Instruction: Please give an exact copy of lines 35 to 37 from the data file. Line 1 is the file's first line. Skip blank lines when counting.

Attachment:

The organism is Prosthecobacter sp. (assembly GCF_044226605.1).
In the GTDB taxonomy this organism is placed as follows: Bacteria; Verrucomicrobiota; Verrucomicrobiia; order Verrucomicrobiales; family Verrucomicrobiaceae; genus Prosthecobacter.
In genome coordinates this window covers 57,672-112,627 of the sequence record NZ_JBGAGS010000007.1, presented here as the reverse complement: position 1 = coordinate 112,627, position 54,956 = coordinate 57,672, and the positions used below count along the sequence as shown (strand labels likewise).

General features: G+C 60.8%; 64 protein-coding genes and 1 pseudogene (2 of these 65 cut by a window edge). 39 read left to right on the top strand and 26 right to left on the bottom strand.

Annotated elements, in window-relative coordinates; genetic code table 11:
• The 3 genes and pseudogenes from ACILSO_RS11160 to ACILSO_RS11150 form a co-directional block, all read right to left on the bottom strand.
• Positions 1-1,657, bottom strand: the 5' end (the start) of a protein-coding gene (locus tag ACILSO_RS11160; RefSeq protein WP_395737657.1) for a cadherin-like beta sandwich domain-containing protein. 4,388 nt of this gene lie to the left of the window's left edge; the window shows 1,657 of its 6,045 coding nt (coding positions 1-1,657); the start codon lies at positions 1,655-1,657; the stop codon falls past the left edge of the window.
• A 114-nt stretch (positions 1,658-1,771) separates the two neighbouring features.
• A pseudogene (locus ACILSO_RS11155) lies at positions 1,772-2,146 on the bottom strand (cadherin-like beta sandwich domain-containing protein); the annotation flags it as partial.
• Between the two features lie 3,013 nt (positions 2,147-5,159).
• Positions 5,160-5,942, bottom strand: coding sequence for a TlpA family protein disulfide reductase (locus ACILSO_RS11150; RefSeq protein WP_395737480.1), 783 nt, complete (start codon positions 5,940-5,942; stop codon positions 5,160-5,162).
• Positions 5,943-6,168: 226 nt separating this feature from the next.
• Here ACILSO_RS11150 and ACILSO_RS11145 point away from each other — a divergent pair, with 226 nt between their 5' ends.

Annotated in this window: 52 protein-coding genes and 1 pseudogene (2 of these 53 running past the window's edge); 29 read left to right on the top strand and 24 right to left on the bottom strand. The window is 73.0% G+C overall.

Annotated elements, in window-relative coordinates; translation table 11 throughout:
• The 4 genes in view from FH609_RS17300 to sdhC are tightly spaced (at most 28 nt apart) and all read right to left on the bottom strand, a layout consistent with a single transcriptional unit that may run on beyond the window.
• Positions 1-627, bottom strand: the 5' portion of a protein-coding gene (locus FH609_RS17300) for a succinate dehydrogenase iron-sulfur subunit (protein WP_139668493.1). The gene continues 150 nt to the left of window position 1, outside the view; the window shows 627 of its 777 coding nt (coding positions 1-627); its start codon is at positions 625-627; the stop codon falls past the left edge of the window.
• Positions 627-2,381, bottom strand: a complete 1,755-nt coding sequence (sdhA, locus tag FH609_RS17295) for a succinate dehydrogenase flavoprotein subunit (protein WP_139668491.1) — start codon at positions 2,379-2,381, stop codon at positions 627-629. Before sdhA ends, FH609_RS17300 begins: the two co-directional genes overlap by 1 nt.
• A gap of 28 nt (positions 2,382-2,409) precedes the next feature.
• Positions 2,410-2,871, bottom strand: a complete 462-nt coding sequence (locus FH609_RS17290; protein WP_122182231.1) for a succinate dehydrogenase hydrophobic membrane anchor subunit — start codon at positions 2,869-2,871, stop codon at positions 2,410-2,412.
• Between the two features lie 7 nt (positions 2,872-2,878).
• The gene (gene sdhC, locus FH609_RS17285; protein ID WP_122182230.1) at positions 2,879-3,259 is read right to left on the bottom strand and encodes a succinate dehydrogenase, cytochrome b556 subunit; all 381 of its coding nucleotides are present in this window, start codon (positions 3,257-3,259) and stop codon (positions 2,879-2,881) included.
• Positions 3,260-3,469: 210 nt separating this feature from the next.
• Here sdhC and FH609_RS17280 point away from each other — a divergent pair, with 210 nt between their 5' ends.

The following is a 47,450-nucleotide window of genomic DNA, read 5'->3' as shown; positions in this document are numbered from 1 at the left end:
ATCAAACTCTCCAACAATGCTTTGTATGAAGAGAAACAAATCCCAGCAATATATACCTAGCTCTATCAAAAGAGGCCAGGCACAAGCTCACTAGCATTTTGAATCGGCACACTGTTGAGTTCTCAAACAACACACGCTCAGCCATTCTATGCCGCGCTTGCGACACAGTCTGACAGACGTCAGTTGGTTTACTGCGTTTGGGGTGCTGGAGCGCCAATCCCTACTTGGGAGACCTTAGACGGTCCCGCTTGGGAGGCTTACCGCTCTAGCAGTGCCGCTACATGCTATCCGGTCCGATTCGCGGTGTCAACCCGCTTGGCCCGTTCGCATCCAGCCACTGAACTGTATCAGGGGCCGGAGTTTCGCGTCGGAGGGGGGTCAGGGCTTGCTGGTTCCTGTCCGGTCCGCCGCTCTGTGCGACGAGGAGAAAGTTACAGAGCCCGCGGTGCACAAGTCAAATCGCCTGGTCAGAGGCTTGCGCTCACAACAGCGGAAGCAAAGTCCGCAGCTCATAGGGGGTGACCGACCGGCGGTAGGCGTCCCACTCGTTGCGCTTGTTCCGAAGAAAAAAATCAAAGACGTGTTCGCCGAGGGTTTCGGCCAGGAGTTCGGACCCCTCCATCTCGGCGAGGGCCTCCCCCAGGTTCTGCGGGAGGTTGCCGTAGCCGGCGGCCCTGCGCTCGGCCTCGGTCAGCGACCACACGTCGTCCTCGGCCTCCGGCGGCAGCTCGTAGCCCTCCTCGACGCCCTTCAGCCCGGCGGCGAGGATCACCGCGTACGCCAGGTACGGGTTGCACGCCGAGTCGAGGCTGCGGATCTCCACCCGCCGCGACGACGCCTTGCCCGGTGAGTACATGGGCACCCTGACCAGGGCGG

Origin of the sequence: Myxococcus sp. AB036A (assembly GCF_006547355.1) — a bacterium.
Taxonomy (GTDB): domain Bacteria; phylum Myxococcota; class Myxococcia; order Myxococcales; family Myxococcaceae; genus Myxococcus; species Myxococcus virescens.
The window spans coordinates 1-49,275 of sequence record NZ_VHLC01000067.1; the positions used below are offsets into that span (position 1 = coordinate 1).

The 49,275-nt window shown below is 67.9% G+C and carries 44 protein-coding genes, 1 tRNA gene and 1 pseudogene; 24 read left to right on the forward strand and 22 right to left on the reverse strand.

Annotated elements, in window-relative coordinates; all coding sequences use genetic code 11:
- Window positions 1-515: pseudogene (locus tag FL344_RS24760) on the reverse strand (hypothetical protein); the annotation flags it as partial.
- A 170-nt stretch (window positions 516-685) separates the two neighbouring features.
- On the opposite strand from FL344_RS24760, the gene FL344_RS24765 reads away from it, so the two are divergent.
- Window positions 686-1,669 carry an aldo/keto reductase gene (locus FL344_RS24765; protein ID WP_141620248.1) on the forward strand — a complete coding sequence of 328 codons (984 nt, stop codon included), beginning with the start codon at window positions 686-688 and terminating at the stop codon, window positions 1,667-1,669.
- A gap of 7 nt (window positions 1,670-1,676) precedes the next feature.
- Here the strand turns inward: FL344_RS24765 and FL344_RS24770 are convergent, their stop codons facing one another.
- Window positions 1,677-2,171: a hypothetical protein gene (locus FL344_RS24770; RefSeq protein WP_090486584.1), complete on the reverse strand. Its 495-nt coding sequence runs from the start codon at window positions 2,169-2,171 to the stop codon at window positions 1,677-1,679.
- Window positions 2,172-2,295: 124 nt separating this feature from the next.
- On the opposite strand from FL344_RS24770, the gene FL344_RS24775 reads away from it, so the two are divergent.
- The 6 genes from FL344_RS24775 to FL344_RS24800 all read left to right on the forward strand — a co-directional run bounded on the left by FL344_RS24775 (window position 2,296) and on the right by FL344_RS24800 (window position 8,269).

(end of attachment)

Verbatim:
- Window positions 686-1,669 carry an aldo/keto reductase gene (locus FL344_RS24765; protein ID WP_141620248.1) on the forward strand — a complete coding sequence of 328 codons (984 nt, stop codon included), beginning with the start codon at window positions 686-688 and terminating at the stop codon, window positions 1,667-1,669.
- A gap of 7 nt (window positions 1,670-1,676) precedes the next feature.
- Here the strand turns inward: FL344_RS24765 and FL344_RS24770 are convergent, their stop codons facing one another.